#127 – May 14, 2010
While this newsletter usually talks about kosher wine and the amazing wineries that produce top-notch wine, from time to time I also try to provide some basic advice or guidance on how to generally enhance your enjoyment of wine. Some of these annual or bi-annual topics I have covered in the past include how to order wine in restaurants, the correct serving temperature for different wines, comparative tasting and how to choose a wine glass (and the effect such a choice has on your enjoyment of your wine).
As with anything in life, having the appropriate tools is of the utmost importance and the enjoyment of good vino is no exception. While the unfortunate fact that the vast majority of wine purchased is consumed the same day it is acquired (or within a very short time) makes good storage capabilities less important; if you never store wine for an extended period of time, you will never get to experience one of the greatest pleasure of enjoying wine – experiencing a wine as it develops, ages and matures over time, sometimes evolving into a completely different being. This is one of the main reasons I suggest purchasing a number of bottles of certain wines and enjoying a bottle every six months to a year in order to experience, enjoy and wonder at its exciting development.
In order to participate in this magnificent journey you need to store (or cellar) your precious bottles under appropriate conditions. While the term “cellaring” your wine conjures images of glorious, below ground, wine-cellars covered with wall-to-wall redwood racks stacked with bottles of Yatir Forest, Capcanes Peraj Ha’abib, Yarden Single Vineyard Ortal Cabernet and other assorted goodies; it really just means a “safe” place to keep your bottles of wine while they are undergoing to evolutionary process.
By “safe” place I mean a dark, cool place in which your wine will not be exposed to direct sunlight, excessive heat or vibrations (which wreak havoc on a wine’s development), strong odors (given the porous nature of the cork, these will seep into and destroy your wine) that will also provide you with the ability for the bottle to lay on its side. This is necessary in order to keep the cork moist which prevents it from drying out, shrinking and exposing your wine to excessive amount of oxygen which, in the wrong quantities, is a wine killer.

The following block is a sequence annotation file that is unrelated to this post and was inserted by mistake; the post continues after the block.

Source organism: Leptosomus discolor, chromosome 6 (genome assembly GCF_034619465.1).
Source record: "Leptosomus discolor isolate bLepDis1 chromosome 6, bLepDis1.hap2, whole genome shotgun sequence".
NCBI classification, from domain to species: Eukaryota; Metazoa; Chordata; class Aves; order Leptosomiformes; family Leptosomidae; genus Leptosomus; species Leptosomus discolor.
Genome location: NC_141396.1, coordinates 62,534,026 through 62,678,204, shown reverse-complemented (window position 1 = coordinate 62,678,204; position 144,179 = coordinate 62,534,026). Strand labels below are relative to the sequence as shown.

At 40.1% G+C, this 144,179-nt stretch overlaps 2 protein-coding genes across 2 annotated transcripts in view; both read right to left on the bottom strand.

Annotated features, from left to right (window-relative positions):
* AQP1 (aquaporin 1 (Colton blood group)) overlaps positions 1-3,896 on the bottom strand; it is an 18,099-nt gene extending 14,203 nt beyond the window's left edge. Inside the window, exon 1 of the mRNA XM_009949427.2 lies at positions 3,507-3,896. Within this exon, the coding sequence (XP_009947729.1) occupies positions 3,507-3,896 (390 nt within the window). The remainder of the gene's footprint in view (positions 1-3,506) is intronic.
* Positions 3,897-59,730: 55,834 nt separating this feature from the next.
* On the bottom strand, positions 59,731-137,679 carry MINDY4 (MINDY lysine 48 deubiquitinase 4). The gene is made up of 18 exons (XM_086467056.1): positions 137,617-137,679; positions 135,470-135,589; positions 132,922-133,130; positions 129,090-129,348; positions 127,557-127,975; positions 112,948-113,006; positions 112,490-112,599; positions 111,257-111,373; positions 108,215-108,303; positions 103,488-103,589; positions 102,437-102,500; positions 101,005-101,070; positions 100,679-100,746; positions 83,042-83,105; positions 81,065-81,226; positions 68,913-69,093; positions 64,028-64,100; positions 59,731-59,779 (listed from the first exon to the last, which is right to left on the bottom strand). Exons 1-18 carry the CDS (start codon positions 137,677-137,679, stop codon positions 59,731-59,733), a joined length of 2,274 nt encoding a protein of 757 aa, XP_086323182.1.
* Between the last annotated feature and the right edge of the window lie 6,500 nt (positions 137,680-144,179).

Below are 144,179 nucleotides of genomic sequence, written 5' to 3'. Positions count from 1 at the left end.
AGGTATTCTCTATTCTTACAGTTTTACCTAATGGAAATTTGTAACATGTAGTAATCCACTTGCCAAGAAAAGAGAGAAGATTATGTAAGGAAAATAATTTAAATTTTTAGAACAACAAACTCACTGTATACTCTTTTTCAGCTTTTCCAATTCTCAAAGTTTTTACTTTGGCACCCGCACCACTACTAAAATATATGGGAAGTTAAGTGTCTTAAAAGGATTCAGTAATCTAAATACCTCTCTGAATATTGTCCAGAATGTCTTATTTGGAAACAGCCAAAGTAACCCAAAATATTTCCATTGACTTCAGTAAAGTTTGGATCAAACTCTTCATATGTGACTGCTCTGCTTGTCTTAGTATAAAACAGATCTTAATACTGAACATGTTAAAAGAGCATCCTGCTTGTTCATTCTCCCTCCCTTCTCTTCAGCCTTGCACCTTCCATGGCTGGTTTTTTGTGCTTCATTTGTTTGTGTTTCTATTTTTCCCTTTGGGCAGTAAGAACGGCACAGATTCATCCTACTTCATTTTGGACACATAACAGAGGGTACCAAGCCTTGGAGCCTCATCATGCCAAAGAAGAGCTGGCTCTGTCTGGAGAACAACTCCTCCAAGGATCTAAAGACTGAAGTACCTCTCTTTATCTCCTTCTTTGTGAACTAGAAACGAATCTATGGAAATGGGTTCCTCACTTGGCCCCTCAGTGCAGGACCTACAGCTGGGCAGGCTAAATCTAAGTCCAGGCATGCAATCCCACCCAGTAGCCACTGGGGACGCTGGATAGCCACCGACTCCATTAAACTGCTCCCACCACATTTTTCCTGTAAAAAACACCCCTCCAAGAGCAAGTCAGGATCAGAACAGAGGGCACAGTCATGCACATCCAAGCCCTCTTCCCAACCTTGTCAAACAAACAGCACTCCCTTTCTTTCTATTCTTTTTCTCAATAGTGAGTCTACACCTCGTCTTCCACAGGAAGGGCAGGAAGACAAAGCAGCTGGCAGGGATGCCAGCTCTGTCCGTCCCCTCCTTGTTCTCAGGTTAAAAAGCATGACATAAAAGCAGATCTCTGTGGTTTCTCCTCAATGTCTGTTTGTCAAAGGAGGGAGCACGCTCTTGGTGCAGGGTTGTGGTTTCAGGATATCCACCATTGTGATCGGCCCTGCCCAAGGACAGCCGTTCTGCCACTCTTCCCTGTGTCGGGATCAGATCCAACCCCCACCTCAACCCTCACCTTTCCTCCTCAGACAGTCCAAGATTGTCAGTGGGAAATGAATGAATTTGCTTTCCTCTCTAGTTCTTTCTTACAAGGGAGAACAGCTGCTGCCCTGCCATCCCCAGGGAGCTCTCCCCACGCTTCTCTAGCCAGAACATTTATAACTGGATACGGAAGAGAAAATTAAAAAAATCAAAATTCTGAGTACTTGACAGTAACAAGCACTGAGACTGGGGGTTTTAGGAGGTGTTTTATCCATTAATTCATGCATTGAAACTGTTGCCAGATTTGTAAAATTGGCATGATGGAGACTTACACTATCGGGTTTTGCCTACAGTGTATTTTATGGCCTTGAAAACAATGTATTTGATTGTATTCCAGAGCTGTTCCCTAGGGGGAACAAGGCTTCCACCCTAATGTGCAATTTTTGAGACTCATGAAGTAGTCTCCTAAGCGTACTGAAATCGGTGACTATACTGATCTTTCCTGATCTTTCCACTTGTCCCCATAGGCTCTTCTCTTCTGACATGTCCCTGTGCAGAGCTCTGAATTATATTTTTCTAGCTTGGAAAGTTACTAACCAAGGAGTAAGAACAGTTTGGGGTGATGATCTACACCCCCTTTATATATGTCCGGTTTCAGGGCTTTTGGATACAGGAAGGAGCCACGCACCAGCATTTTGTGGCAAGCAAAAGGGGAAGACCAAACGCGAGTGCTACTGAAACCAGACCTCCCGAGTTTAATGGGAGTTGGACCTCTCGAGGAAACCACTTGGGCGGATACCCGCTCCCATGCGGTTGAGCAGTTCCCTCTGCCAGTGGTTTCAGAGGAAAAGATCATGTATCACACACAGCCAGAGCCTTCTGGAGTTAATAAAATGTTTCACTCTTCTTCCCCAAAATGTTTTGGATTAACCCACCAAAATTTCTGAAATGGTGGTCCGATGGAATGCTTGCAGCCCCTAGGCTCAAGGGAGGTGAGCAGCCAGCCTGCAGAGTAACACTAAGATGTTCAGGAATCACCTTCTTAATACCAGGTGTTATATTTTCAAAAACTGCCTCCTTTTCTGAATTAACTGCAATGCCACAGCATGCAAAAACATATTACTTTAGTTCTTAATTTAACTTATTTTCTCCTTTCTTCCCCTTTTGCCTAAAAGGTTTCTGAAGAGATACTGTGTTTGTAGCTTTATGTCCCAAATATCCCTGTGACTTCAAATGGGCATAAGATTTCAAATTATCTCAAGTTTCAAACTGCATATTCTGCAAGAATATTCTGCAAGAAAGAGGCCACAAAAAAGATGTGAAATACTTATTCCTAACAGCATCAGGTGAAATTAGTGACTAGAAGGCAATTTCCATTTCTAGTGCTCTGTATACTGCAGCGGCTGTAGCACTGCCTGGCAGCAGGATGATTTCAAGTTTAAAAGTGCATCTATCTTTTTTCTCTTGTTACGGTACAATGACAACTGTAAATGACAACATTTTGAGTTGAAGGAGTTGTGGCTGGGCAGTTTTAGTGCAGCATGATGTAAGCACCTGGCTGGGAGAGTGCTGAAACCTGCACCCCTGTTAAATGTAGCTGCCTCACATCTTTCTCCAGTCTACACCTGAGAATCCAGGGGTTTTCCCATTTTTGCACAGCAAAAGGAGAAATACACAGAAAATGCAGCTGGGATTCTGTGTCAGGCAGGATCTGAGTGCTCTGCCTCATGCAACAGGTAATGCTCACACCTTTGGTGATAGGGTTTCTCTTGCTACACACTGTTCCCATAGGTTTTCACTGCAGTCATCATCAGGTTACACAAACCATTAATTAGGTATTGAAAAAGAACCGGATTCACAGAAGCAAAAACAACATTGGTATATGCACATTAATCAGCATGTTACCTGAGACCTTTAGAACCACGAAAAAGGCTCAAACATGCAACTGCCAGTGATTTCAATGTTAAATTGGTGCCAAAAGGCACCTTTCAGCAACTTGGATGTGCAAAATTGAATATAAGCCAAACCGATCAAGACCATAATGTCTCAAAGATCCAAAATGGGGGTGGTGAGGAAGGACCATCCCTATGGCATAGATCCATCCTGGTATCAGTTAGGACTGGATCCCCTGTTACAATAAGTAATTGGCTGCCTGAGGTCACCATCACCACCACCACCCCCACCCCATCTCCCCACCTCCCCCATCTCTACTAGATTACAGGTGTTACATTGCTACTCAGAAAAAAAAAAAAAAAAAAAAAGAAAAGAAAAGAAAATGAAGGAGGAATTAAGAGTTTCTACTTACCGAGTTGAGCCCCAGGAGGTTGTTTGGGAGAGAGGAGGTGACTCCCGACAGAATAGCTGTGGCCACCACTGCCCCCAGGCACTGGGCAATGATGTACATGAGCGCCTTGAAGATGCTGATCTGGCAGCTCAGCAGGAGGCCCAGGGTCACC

Now, if you live in a geographical area that isn’t exposed to extended periods of extremely dry and hot weather (i.e. the Hermon, Alaska, Siberia and the like), the bottom of a closet not near and outside wall is probably sufficient for shorter periods and a cheap wine rack will solve the horizontal issue as well). To the extent you like in a place with hot summers like Tel-Aviv, Ra’anana, New York, Los Angeles, Miami Beach and others, you are going to need a better option. While you can spend insane amounts of money on various options ranging from installing a climate-controlled “cellar” in your basement (or apartment for that matter) to a 2000 bottle Euro Cave wine fridge (the Euro Cave fridge’s are almost triple the price but are truly excellent and worth the price). Thankfully, you can get a decent wine fridge for $100-200 that will hold up to 50 bottles of wine which should be a good start for anyone wanting to start building a cellar (see here for some specific recommendations for wines that are good candidates for long-term cellaring).
Another very important tool is a cork-screw. While almost every home I have ever been in has one, they are usually that embarrassing piece of engineering called the “double lever” corkscrew in which the two side levers rise as you screw into the wine. This is probably the worst cork screw on the planet and a border line health hazard (for you and your wines). It is dangerous, inevitably breaks and will destroy a cork at any occasion it gets. The absolute best corkscrew to have is the simple “waiter’s corkscrew’ that will open any bottle, any time. The better ones have a double edged lever for different height bottles and a cool knife tool to slice off the foil top of the wine – it’s pretty cheap to boot. While those massive “rabbit” devices do get the job done, they are extremely expensive, heavy and cumbersome and should not be trotted out just because you got them as a gift. If there was ever a perfect excuse for a re-gift – the rabbit is it! For very old/crumbly corks.
Some other ancillary tools include a foil-cutter which is a handy gadget for cutting off the foil top of a bottle of wine without risking slicing off a finger, various items to wrap around the bottle’s neck to prevent dripping, vacuum stoppers for both wine and Champagne (which enable you to remove some of the oxygen from the bottle before stopping it up in the unfortunate incident that you opened but didn’t finish a bottle of wine).